Boundaries: What are they, How to figure them out, And feel good about standing your ground:
You start your day off on a strong note—You’ve meditated, prayed for a good day, and repeated your morning affirmations: You’re set to face the day.
A client calls “Hey, I was wondering if I could cancel our meeting this afternoon and reschedule for tomorrow”
Although you thought your morning practices buffered your confidence and strength—you find yourself wavering.
Actually, there’s no doubt: you feel your body sink and think “This client is not worth the headache” Yet you smile through the phone lines “Sure, no problem, what time would you like?”
Sound at all familiar?
This kind of scenario can pop up in work or relationships. Saying yes when you want to say no.
At the root of it all is healthy boundaries.
What are boundaries?
The space between where you end and another begins.
The space between what feels good and what feels like you’ve been trampled on.
Boundaries often need to be stated, and it can be summed up easily by this quote from Dr. Phil McGraw:
“You teach people how to treat you”
Life is full of two-year olds trying to step one foot closer to getting what they want, how they want it, and when they want it. It’s not necessarily ill-meaning, but we all have a different barometer of what’s considered “too much” and for many people—if given permission, they’ll step as close as they can to the boundary line.
That’s why it’s your responsibility to:
- Decide where’s your border (what’s too much/feels like you’re being trampled on)
- Practice saying no (which is the same as saying YES to you and your inner guidance of what’s right)
- Practice feeling good with your decision
When any of those 3 staples of boundaries are missing, you’ll end up feeling like a piece of you just fell to the ground. If you don’t take time to figure out your borders you might get in the habit of saying no when really you feel like something is a “yes!” or alternatively you’ll always be saying yes and then be filled with resentment by over-filling your schedule.
Once you know your border, saying no can take practice.
And ultimately, the most important thing is to feel good about your boundaries. This last piece of the recipe for healthy boundaries is a tough one.
There are two ways to go about this:
- Focus on confidence
Confidence is self-trust. Trusting in who you are and trusting your decisions. Trusting the inner voice that tells you where your boundary is. Confidence is love. Confidence is care. Confidence is knowing you deserve to be here—you deserve to have a voice and opinion. You are worthy. Confidence is owning your right to be here. Confidence is saying YES to you (which invariably can mean saying no to another)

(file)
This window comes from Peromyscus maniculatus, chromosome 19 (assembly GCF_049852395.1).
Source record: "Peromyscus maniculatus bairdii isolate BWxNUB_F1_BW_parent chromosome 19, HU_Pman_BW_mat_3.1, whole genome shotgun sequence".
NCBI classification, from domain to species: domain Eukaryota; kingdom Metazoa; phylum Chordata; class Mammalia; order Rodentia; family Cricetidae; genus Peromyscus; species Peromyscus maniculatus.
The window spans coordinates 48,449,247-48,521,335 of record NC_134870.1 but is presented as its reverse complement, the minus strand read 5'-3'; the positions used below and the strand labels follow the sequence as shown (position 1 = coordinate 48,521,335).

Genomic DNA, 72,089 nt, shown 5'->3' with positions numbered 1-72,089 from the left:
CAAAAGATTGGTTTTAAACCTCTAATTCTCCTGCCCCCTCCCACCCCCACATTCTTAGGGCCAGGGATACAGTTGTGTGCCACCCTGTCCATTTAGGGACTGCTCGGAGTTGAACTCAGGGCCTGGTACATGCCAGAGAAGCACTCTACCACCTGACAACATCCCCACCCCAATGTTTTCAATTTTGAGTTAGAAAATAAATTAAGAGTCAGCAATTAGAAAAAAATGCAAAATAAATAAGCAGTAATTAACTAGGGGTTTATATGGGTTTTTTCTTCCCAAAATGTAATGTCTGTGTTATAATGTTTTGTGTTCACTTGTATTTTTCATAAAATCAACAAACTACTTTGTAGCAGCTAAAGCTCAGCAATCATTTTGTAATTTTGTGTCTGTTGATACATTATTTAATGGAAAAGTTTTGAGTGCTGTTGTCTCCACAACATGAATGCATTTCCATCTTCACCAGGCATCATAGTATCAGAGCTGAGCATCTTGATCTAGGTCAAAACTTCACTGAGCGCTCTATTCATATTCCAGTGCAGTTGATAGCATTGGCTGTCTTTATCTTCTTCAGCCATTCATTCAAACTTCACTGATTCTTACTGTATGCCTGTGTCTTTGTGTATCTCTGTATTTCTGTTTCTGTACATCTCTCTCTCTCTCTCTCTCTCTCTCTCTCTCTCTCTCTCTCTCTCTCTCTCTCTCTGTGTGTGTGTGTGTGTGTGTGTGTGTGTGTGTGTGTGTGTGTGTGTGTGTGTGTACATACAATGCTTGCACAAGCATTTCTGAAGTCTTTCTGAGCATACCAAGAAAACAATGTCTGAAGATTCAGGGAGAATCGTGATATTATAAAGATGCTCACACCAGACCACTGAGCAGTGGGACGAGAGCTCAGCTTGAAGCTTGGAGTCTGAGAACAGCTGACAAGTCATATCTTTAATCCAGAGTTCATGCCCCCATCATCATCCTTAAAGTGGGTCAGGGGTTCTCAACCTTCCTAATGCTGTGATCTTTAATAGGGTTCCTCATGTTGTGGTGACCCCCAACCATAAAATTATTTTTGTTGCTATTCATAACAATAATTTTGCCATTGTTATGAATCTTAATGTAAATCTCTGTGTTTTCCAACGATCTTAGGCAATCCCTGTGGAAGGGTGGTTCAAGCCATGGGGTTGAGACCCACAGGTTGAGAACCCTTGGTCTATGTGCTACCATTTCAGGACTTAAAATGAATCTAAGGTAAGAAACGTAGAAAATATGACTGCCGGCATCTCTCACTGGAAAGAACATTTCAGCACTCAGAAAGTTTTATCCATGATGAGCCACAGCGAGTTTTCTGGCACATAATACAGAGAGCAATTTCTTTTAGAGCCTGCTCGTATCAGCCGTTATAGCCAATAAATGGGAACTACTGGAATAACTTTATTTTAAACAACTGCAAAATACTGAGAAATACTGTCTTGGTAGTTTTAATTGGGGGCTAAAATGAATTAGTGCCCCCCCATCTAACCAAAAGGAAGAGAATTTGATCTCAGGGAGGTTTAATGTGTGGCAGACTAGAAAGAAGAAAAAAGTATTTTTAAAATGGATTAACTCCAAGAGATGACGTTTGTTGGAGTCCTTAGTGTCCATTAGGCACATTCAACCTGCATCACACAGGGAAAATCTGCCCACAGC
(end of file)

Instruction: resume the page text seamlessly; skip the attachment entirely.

Confidence is owning your inner guidance that helps you make the right choices from the inside—choices that respect your boundary.
- Recognize that the other person will continue on about their day.
Trust that the other person can take care of themselves and find their way. Let them work it out. It’s not on you.
If you say no to the client who cancels last minute, they may be let-down for a moment, let them deal with that. Soon enough they will go back to their day (You might be surprised and find out they don’t need to cancel after all! Sometimes it’s just a boundary dance. When you’re clear about your boundaries, the other person will then be able to decide the next step)
I’d like to end this article with an 8-step process to setting boundaries and feeling good about them:
- Become aware of your personal boundaries. Some you’re already aware of. Others, you may not know until the moment they get tested. Awareness is the first step.
- Become aware of how you feel from other people’s requests. Feeling is a wonderful barometer of when your boundaries are being tested. Any time you feel a sinking feeling: it’s a sure sign to say no.
- The next time you get a request that leaves you with a sinking feeling—delay. Tell the other person you need some time to think about it.
- Now that you’ve delayed, you’ve given yourself the space you need to get clear on the other person’s request. And as you think about it: if it continues to leave you with a sinking feeling, then do this practice: Take a moment to ground your feet, take a few deep breaths, so that you can say no from a place of grounded confidence.
- Begin practicing saying no, even if at first it feels uncomfortable. As you say no, stay grounded through your feet to help you feel anchored.
- Remember that the other person will get on with their life. Trust in them to figure out a solution.
- Be aware with how you feel after saying no. If you feel a bit bad: that’s normal – it’s the withdrawal of years of never wanting to let anybody down. But remember that saying yes when you mean no is letting yourself down.
- Be kind to yourself, and go do something active to shake off any residue from the experience. Recognize that saying no is a practice—and the boundary muscle will strengthen over time, and it will strengthen you: this is how your confidence grows.
Now I’d love to hear from you: what’s your favorite tip on setting healthy boundaries? And do you have a story to share about saying no, and how you overcame the need to please? Please share in the comments below: your story can help inspire others
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